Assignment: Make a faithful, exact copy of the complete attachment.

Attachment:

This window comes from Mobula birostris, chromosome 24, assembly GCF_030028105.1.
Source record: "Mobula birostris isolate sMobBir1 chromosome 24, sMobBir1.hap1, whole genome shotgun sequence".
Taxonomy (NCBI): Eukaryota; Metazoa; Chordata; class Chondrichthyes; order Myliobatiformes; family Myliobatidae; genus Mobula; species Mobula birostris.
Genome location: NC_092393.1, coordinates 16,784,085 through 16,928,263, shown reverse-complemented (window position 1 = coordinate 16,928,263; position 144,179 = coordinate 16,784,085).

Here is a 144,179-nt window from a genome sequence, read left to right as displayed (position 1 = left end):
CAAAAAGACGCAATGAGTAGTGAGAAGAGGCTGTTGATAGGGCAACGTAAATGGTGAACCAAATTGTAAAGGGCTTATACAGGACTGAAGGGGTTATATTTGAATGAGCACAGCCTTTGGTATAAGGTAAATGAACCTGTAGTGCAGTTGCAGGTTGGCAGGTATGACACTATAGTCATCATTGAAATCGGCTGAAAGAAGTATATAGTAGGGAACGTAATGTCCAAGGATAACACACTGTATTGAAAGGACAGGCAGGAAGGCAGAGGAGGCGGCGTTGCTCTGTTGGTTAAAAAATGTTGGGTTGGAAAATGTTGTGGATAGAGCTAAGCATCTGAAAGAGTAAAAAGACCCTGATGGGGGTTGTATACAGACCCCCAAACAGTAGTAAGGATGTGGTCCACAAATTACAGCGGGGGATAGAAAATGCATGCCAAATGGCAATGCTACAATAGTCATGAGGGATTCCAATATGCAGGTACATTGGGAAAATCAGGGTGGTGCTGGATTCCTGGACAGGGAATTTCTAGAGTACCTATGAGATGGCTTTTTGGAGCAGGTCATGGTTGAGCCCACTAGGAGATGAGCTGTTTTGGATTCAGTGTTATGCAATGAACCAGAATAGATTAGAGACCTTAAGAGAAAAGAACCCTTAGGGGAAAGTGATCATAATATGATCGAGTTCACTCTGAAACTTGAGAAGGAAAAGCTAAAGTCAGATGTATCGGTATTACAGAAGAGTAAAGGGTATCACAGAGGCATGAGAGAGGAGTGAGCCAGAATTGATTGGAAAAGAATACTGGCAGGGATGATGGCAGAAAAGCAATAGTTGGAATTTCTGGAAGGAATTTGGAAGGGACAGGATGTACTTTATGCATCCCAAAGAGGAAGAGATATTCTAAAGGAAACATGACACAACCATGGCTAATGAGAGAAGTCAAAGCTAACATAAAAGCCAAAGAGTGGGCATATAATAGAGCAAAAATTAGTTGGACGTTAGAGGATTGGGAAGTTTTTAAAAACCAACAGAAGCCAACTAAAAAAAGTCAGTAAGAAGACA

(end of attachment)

This window comes from Mobula birostris, chromosome 24, assembly GCF_030028105.1.
Source record: "Mobula birostris isolate sMobBir1 chromosome 24, sMobBir1.hap1, whole genome shotgun sequence".
Taxonomy (NCBI): Eukaryota; Metazoa; Chordata; class Chondrichthyes; order Myliobatiformes; family Myliobatidae; genus Mobula; species Mobula birostris.
Genome location: NC_092393.1, coordinates 16,784,085 through 16,928,263, shown reverse-complemented (window position 1 = coordinate 16,928,263; position 144,179 = coordinate 16,784,085).

Here is a 144,179-nt window from a genome sequence, read left to right as displayed (position 1 = left end):
CAAAAAGACGCAATGAGTAGTGAGAAGAGGCTGTTGATAGGGCAACGTAAATGGTGAACCAAATTGTAAAGGGCTTATACAGGACTGAAGGGGTTATATTTGAATGAGCACAGCCTTTGGTATAAGGTAAATGAACCTGTAGTGCAGTTGCAGGTTGGCAGGTATGACACTATAGTCATCATTGAAATCGGCTGAAAGAAGTATATAGTAGGGAACGTAATGTCCAAGGATAACACACTGTATTGAAAGGACAGGCAGGAAGGCAGAGGAGGCGGCGTTGCTCTGTTGGTTAAAAAATGTTGGGTTGGAAAATGTTGTGGATAGAGCTAAGCATCTGAAAGAGTAAAAAGACCCTGATGGGGGTTGTATACAGACCCCCAAACAGTAGTAAGGATGTGGTCCACAAATTACAGCGGGGGATAGAAAATGCATGCCAAATGGCAATGCTACAATAGTCATGAGGGATTCCAATATGCAGGTACATTGGGAAAATCAGGGTGGTGCTGGATTCCTGGACAGGGAATTTCTAGAGTACCTATGAGATGGCTTTTTGGAGCAGGTCATGGTTGAGCCCACTAGGAGATGAGCTGTTTTGGATTCAGTGTTATGCAATGAACCAGAATAGATTAGAGACCTTAAGAGAAAAGAACCCTTAGGGGAAAGTGATCATAATATGATCGAGTTCACTCTGAAACTTGAGAAGGAAAAGCTAAAGTCAGATGTATCGGTATTACAGAAGAGTAAAGGGTATCACAGAGGCATGAGAGAGGAGTGAGCCAGAATTGATTGGAAAAGAATACTGGCAGGGATGATGGCAGAAAAGCAATAGTTGGAATTTCTGGAAGGAATTTGGAAGGGACAGGATGTACTTTATGCATCCCAAAGAGGAAGAGATATTCTAAAGGAAACATGACACAACCATGGCTAATGAGAGAAGTCAAAGCTAACATAAAAGCCAAAGAGTGGGCATATAATAGAGCAAAAATTAGTTGGACGTTAGAGGATTGGGAAGTTTTTAAAAACCAACAGAAGCCAACTAAAAAAAGTCAGTAAGAAGACA